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What to Do if You Have Beef with USCIS

During last year’s NAFSA International Education Summit, one of the keynote speakers was from the Office of the Citizenship and Immigration Services Ombudsman, a division of the U.S. Department of Homeland Security specifically responsible for overseeing the USCIS. At the conference, this speaker introduced this "mysterious organization" that oversees USCIS. If you feel you are treated unfairly by the USCIS, you may file a to CIS Ombudsman.

In this article, we will talk about:

·      Who is CIS Ombudsman & Their Mission

·      What can they do for you?

·      CIS Ombudsman’s limitations

·      Step-to-step guide on how to get help from the CIS Ombudsman

CIS Ombudsman

CIS Ombudsman & Their Mission

CIS Ombudsman, aka “The Office of the Citizenship and Immigration Services Ombudsman”, is an independent office in the Department of Homeland Security and is not part of USCIS. It acts as a liaison between individuals and the USCIS.

Created by Congress in the Homeland Security Act of 2002, the Office of the Citizenship and Immigration Services Ombudsman (CIS Ombudsman) has approximately 40 federal employees.

Their mission is to:

  • Assist individuals and employers in resolving problems experienced when seeking immigration benefits from USCIS;

  • Identify trends and areas in which individuals and employers have problems dealing with USCIS; and

  • Recommend changes in USCIS’ administrative practices to mitigate problems and enhance processes.

What can they do for international students?

CIS Ombudsman can help if your case was ignored or delayed by USCIS for a prolonged period. For example, if you have graduated and applied for OPT, but have not received an answer within a reasonable time frame, you can reach out to CIS Ombudsman for help.

Or, if you feel the USCIS officer mistreated your case or made mistakes during an RFE, with sufficient evidence provided, CIS Ombudsman will see the issue through and help with the reinforcement on proceeding with your case equitably.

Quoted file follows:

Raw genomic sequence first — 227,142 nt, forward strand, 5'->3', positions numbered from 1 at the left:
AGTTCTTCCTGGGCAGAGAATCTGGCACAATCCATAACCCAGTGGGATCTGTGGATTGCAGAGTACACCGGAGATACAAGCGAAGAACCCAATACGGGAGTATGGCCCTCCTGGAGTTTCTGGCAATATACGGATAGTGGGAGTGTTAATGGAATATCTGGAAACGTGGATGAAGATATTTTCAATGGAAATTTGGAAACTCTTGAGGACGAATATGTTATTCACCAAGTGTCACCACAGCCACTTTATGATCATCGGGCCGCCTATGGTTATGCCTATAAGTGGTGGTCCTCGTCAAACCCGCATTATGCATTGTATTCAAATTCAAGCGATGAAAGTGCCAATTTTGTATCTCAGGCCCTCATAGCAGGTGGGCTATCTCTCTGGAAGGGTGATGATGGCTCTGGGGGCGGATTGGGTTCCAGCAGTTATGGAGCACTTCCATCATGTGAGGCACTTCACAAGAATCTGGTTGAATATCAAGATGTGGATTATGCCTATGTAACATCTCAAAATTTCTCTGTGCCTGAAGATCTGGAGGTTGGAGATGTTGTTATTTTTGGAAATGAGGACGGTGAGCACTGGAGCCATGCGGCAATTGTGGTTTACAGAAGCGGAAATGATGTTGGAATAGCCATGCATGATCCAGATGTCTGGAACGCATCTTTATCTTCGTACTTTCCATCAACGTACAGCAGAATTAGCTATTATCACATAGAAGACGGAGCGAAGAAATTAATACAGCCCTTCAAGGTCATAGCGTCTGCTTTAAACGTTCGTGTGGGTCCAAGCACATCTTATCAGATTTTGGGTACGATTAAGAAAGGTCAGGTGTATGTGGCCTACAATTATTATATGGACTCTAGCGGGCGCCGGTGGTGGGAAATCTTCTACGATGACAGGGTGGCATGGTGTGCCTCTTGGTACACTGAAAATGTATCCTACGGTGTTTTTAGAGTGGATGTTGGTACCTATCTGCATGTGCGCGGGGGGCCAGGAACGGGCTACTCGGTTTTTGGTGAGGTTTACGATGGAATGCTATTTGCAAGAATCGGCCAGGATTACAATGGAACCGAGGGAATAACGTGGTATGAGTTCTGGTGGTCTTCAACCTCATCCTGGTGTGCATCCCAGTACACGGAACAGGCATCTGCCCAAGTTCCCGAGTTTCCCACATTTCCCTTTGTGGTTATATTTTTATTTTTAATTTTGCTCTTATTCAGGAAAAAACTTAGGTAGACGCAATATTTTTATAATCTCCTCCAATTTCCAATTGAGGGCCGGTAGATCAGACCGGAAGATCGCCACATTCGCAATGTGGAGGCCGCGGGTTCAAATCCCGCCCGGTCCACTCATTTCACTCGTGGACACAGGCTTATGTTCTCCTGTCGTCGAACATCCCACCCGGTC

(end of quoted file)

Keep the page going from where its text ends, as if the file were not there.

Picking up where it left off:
In addition, if USCIS mailed your documents and your mail went missing, you can also reach out to CIS Ombudsman for help.

List of things CIS Ombudsman CAN DO:

  • Non-receipt of USCIS notices or decisions, such as requests for evidence, appointment notices, or decisions even if USCIS systems indicate that it issued one, or instances where the U.S. Postal Service returned a card to USCIS as non-deliverable.

  • Cases where the beneficiary may “age-out” of eligibility for the requested immigration benefit. See USCIS’ Child Status Protection Act (CSPA) webpage for additional information.

  • Certain cases involving U.S. military personnel and their families.

  • Applications and petitions that were improperly rejected by USCIS due to clear errors of fact or obvious misapplication of the relevant law by USCIS.

  • Typographic errors in immigration documents.

  • Cases where someone is in removal proceedings before the immigration court with a hearing scheduled within six months and has an application/petition pending before USCIS that could impact the outcome of removal proceedings.

  • Lost files and/or file transfer problems between USCIS offices.

  • Certain cases involving an emergency or a hardship that fall under USCIS expedited criteria.

  • Priority-2 Direct Access Program.